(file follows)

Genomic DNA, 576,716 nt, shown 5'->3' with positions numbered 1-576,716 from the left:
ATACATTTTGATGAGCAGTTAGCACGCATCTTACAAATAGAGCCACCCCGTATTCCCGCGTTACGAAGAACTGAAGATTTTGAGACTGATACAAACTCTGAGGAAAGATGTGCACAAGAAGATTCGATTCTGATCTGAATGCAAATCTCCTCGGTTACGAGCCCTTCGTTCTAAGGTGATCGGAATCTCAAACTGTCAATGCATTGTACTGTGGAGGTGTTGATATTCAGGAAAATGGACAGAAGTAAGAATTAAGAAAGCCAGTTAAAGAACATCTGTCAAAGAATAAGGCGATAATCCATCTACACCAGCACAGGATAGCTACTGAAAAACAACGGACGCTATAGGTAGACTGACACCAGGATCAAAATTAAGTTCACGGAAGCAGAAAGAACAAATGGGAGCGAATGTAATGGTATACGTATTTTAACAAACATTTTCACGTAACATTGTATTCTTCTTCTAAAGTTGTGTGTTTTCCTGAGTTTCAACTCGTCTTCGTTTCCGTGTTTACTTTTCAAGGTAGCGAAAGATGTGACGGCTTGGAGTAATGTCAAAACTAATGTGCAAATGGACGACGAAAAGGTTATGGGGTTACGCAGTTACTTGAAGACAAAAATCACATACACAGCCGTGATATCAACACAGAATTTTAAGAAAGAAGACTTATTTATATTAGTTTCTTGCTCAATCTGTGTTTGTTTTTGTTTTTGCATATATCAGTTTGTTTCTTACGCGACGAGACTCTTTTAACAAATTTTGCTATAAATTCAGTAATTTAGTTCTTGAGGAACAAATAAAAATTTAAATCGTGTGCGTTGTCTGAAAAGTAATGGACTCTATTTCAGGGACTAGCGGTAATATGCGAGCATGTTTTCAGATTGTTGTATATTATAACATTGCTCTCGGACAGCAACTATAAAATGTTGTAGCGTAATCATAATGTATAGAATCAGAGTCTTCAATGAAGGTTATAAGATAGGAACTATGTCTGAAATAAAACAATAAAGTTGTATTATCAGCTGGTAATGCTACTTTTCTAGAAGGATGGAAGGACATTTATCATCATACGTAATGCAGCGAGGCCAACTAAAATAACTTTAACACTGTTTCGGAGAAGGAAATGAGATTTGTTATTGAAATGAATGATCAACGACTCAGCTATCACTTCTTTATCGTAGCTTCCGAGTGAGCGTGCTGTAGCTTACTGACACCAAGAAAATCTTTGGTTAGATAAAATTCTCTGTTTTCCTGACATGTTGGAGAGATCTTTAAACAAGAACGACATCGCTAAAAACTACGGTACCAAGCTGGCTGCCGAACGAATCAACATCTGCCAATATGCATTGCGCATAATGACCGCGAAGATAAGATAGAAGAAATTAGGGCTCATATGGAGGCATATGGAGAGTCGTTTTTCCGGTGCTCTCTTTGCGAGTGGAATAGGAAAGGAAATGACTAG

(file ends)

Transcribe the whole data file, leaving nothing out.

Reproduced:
Genomic DNA, 576,716 nt, shown 5'->3' with positions numbered 1-576,716 from the left:
ATACATTTTGATGAGCAGTTAGCACGCATCTTACAAATAGAGCCACCCCGTATTCCCGCGTTACGAAGAACTGAAGATTTTGAGACTGATACAAACTCTGAGGAAAGATGTGCACAAGAAGATTCGATTCTGATCTGAATGCAAATCTCCTCGGTTACGAGCCCTTCGTTCTAAGGTGATCGGAATCTCAAACTGTCAATGCATTGTACTGTGGAGGTGTTGATATTCAGGAAAATGGACAGAAGTAAGAATTAAGAAAGCCAGTTAAAGAACATCTGTCAAAGAATAAGGCGATAATCCATCTACACCAGCACAGGATAGCTACTGAAAAACAACGGACGCTATAGGTAGACTGACACCAGGATCAAAATTAAGTTCACGGAAGCAGAAAGAACAAATGGGAGCGAATGTAATGGTATACGTATTTTAACAAACATTTTCACGTAACATTGTATTCTTCTTCTAAAGTTGTGTGTTTTCCTGAGTTTCAACTCGTCTTCGTTTCCGTGTTTACTTTTCAAGGTAGCGAAAGATGTGACGGCTTGGAGTAATGTCAAAACTAATGTGCAAATGGACGACGAAAAGGTTATGGGGTTACGCAGTTACTTGAAGACAAAAATCACATACACAGCCGTGATATCAACACAGAATTTTAAGAAAGAAGACTTATTTATATTAGTTTCTTGCTCAATCTGTGTTTGTTTTTGTTTTTGCATATATCAGTTTGTTTCTTACGCGACGAGACTCTTTTAACAAATTTTGCTATAAATTCAGTAATTTAGTTCTTGAGGAACAAATAAAAATTTAAATCGTGTGCGTTGTCTGAAAAGTAATGGACTCTATTTCAGGGACTAGCGGTAATATGCGAGCATGTTTTCAGATTGTTGTATATTATAACATTGCTCTCGGACAGCAACTATAAAATGTTGTAGCGTAATCATAATGTATAGAATCAGAGTCTTCAATGAAGGTTATAAGATAGGAACTATGTCTGAAATAAAACAATAAAGTTGTATTATCAGCTGGTAATGCTACTTTTCTAGAAGGATGGAAGGACATTTATCATCATACGTAATGCAGCGAGGCCAACTAAAATAACTTTAACACTGTTTCGGAGAAGGAAATGAGATTTGTTATTGAAATGAATGATCAACGACTCAGCTATCACTTCTTTATCGTAGCTTCCGAGTGAGCGTGCTGTAGCTTACTGACACCAAGAAAATCTTTGGTTAGATAAAATTCTCTGTTTTCCTGACATGTTGGAGAGATCTTTAAACAAGAACGACATCGCTAAAAACTACGGTACCAAGCTGGCTGCCGAACGAATCAACATCTGCCAATATGCATTGCGCATAATGACCGCGAAGATAAGATAGAAGAAATTAGGGCTCATATGGAGGCATATGGAGAGTCGTTTTTCCGGTGCTCTCTTTGCGAGTGGAATAGGAAAGGAAATGACTAG